When Padres’ Trey Wingenter is On, Nobody Can Hit Him

Credit: AP Photo

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Credit: AP Photo

There are very few pitchers with the ability to be major league closers. The San Diego Padres have a talented young pitcher in Trey Wingenter with the stuff and the attitude to be a reliable closer in the majors.

Trey Wingenter has all the ability in the world while playing the game of baseball.

His average fastball velocity is a tick over 97 mph. He combines that with a slider that averages high 80’s in terms of speed. When he is on, he is as unhittable as any pitcher in the league and is only getting better.

The relief pitcher has been used in a closer role for the majority of his time in the minor leagues. The Padres are full of capable relief options, and Wingenter might be the best of the bunch. He recorded his first save in the major leagues this year and loved the experience. “It was really cool,” Wingenter said. He spoke about the fact he was able to pitch in high-leverage situations since being drafted by the Padres. “It’s nice to be blessed enough to have thrown ninth innings throughout the minors,” Wingenter told EVT. The tall right-hander is proud of the fact the game is usually on the line when he is in the game.

At the time of the interview, Wingenter had yet to allow a base hit from a slider. “I did not know that. It might be because I am throwing a lot of them in the dirt. And that is tough to deal with. I try to get to the point where the pitch is playing off of my fastball. If those two pitches look the same out of my hand, then it’s going to be tough to handle both of them. I want them on the same plane, and I want them to look similar,” Wingenter explained. He is conscious of planes and angles but admits not to be into the Rapsodo revolution. He utilizes the machines, but the info is not all he digests when trying to accomplish his goals.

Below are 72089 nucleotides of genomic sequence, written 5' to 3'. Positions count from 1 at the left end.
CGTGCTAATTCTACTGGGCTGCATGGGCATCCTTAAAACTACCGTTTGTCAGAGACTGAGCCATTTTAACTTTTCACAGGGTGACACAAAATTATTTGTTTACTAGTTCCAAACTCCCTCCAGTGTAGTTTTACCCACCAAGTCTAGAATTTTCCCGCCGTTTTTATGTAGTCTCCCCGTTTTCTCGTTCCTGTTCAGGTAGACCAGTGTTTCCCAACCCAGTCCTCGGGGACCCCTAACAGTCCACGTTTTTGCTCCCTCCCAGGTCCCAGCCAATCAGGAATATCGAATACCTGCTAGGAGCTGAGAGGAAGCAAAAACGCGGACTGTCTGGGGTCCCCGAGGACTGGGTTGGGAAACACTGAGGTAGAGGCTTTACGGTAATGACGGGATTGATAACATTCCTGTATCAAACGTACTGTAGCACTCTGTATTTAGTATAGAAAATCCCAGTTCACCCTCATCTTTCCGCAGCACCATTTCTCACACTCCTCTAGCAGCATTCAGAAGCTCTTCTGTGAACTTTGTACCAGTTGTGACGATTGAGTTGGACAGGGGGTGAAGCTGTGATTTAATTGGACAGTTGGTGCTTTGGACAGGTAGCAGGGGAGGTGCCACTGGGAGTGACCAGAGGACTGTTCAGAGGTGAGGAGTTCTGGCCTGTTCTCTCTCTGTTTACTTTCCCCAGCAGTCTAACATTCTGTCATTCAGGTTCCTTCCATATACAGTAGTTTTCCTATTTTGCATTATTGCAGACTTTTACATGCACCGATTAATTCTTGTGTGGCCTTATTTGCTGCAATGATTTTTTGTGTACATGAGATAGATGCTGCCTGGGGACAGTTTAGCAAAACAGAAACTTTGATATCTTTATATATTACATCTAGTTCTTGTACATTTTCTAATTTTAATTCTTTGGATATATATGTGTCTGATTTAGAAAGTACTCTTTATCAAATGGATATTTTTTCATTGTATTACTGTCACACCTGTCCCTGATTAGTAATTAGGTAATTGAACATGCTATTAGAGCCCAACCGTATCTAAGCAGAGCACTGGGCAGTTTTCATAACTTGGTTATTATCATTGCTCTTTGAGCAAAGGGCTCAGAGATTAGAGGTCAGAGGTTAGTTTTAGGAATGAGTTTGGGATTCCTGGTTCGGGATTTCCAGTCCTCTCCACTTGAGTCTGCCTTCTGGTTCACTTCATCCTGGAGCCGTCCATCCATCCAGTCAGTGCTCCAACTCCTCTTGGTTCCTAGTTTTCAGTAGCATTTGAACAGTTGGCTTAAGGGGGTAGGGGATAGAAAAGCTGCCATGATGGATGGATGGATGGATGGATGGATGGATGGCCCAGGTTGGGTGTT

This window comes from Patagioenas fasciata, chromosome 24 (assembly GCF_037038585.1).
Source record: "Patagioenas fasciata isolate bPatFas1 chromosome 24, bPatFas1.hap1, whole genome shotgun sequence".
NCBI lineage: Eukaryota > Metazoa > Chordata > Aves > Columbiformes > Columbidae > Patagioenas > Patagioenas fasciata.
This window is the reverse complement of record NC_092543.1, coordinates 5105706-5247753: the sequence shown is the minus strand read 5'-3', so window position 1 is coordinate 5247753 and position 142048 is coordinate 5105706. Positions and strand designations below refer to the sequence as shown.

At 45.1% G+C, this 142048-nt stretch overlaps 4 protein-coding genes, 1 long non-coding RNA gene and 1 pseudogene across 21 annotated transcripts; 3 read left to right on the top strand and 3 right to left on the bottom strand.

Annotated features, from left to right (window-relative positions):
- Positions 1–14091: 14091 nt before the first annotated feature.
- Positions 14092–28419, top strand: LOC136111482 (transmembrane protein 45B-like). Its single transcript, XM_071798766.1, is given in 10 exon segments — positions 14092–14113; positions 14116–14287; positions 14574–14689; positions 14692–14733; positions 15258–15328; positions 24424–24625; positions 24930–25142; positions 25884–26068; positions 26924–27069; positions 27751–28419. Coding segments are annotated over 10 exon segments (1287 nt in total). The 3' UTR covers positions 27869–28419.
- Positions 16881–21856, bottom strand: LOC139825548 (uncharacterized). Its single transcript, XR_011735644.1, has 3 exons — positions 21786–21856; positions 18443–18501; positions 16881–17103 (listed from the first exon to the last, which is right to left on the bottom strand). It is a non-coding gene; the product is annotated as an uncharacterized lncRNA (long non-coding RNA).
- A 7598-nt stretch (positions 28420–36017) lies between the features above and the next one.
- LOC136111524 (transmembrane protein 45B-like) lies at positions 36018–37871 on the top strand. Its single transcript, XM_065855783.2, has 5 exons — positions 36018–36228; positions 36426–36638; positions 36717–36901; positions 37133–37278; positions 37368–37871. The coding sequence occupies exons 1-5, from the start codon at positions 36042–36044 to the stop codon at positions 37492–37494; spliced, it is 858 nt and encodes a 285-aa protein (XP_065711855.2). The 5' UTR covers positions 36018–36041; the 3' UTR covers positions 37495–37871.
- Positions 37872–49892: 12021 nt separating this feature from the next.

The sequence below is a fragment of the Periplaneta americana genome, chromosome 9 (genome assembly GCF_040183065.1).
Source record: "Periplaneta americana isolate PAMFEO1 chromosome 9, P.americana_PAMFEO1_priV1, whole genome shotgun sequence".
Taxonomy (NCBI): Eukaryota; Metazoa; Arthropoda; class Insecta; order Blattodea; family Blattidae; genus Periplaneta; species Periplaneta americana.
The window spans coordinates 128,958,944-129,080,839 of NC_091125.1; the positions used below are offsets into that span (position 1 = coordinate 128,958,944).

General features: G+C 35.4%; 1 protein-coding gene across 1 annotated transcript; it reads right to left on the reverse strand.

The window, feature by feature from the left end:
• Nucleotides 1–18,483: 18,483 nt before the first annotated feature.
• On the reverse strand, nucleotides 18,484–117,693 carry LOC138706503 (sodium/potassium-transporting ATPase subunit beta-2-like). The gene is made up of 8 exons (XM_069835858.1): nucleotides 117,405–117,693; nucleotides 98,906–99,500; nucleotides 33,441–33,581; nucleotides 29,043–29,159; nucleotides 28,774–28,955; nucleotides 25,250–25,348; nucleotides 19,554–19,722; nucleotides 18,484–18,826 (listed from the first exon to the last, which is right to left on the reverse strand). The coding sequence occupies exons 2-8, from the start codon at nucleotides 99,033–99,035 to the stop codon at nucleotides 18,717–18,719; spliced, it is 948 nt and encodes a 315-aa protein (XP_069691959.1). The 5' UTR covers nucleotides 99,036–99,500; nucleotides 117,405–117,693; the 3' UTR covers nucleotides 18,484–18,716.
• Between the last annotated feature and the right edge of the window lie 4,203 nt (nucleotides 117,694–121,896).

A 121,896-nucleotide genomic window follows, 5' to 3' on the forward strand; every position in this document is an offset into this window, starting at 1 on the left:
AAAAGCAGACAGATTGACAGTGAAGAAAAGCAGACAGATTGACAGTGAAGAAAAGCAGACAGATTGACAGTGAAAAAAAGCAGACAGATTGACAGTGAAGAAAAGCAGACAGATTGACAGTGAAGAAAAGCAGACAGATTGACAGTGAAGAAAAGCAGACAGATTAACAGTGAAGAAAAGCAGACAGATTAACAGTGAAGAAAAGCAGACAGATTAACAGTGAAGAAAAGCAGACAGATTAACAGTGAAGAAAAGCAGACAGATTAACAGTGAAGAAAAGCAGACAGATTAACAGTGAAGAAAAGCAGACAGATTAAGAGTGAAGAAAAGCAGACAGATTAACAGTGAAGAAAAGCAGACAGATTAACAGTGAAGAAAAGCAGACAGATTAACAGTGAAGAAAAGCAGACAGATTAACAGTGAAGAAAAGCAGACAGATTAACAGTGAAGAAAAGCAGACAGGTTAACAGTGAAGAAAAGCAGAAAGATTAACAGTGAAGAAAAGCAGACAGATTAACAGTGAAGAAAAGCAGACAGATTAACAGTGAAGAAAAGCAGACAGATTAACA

Wingenter is six-foot-seven, and with large pitchers, mechanics can be an issue. “That is the number one thing for me being a taller pitcher. When I get out of sync, and it happens a ton, I need to get back on it quick.” Wingenter said. He utilizes a lot of outside information when tuning his craft. “I need to stay on my video work and get feedback every day from Bals (Darren Balsley) and (Doug) Bochtler.”

Credit: CBS Sports

There is no lack of confidence with this young pitcher. “When I feel the best, it feels like nobody can hit me. You aren’t going to be on every time, so I need to learn how to tweak my mechanics when I need to,” Wingenter said. He understands that adapting and throwing strikes is key for him. “It is tough to get the best hitters out in the world when you are fighting yourself,” Wingenter admitted. There is work for him to do, but he understands what is needed and that is half the battle.

Sometimes the game can speed up on you. There are times when errors happen behind you and frustration sets in. We spoke about how the tall pitcher calms himself while toeing the rubber. “The main key is that once you release the ball, you have no more control over what happens. You do everything you can to prepare for that pitch. You trust your routine, and you have to do it again no matter what happens,” Wingenter said. He is very realistic with his thought process, and that helps him say focused. He can close because of this. You need to have thick skin to be a major league closer, and Wingenter is blessed with that.

Preparation is also crucial for Wingenter as he devours information about the other team. “We sit down and go over how they (other teams) are swinging the bat recently. We go through the lineup and see how each guy matches up personally. I look at how similar pitches are doing against their hitters,” Wingenter said. He mainly looks at statistics against pitchers that are hard throwers like himself. At 25, Wingenter has a very bright future. You have to admire the fact he is more than a thrower. The pitcher has a desire to get better, and there could be more save opportunities in his future.

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